The PK Papyrus covered stent from Biotronik

Biotronik PK Papyrus
(Biotronik)

As the first new treatment option in the indication in 17 years, Biotronik’s sheathed emergency stent, used to seal off perforations in the blood vessels of the heart without performing open bypass surgery, was approved by the FDA. 

The PK Papyrus rescue system is designed to be used on the rare occasions when coronary arteries are torn open during the placement of stents or during other minimally invasive procedures.   

Biotronik’s stent is inserted in a similar fashion and is guided by a catheter to the heart vessel, where it is expanded with a balloon at the site of the tear, allowing an electrospun polyurethane membrane to seal off the leaking artery from the inside.  

The company estimates that fewer than 4,000 percutaneous interventions annually see this kind of complication, out of the more than 800,000 coronary procedures performed each year. The Papyrus system was approved under a humanitarian device exemption from the FDA, which granted the green light after considering real-world survey data involving 80 patients.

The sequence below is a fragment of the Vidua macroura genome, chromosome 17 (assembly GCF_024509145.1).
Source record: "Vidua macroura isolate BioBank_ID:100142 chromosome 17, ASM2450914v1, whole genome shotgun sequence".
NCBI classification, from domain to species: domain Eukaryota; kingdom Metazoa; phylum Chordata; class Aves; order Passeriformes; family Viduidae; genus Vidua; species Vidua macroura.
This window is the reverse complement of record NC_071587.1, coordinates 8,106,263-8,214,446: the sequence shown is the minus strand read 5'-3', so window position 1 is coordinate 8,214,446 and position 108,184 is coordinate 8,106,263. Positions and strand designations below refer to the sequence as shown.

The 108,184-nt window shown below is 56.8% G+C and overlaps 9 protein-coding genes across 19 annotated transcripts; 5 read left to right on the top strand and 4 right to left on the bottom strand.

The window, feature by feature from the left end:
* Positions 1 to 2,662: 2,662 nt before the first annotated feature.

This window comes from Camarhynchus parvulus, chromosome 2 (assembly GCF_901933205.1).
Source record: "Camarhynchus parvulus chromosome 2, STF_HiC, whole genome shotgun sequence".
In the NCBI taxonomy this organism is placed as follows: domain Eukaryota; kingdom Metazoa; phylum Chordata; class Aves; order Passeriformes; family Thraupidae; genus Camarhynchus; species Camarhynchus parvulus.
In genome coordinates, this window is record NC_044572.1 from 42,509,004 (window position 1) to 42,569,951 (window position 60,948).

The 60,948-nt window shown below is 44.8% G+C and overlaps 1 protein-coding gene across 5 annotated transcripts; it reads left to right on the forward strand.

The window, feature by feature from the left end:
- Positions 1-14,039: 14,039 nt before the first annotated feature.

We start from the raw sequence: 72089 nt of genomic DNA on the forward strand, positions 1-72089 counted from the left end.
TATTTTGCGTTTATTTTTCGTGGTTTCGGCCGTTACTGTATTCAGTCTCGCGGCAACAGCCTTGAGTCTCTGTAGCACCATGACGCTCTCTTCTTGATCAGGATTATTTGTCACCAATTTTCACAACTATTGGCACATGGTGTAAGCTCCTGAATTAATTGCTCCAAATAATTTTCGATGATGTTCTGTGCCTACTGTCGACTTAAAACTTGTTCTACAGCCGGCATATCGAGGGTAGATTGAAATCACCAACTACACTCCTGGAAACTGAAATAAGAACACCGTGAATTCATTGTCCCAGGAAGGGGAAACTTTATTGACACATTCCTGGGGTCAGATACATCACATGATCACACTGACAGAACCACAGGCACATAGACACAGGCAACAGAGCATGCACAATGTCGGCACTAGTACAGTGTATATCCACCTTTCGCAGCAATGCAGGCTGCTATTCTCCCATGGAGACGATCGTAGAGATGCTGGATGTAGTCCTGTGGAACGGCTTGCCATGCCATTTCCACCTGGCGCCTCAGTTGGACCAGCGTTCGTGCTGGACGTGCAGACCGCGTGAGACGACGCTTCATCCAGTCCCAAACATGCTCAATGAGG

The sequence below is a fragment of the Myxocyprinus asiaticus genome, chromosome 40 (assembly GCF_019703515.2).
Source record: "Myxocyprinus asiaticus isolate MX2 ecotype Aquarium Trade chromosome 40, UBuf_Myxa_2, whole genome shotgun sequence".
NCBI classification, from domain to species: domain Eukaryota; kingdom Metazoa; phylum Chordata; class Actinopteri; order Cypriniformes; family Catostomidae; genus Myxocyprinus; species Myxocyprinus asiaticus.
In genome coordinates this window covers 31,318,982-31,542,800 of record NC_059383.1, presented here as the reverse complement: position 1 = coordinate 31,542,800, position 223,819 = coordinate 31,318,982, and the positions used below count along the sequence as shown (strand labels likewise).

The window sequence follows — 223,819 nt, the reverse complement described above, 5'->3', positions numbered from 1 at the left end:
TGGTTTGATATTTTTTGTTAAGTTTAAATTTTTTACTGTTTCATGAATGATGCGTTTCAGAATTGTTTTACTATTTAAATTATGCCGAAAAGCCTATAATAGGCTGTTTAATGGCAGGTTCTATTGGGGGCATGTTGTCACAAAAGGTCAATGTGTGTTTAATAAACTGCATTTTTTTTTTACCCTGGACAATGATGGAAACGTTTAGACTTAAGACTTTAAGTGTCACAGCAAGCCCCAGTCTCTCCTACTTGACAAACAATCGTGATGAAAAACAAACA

RELATED: With FDA nod, Biotronik debuts first coronary stent in U.S.  

The device successfully sealed the perforations in over 91% of those cases, though five patients later died, and seven required subsequent treatment to drain fluids collected around the heart.   

Berlin-based Biotronik commercially launched the device in the U.S. in early April, offering 17 different sizes. The company describes the Papyrus’ single-stent design as more flexible and having a smaller crossing profile compared with Abbott’s Jostent Graftmaster covered stent—the only other similar device authorized in the U.S., with a PTFE membrane sandwiched between two surgical steel stents. 

The PK Papyrus covered stent from Biotronik

Suggested Articles

Invitae aims to expand its genetic counseling reach through the $50 million acquisition of Clear Genetics, developers of digital chatbot software.

Gilead presented studies at AASLD showing how noninvasive testing and machine learning could improve diagnostics and drug development for NASH.

HDL unveiled data showing its treatment reduced reduced coronary artery damage in patients with a genetic disorder that causes high cholesterol.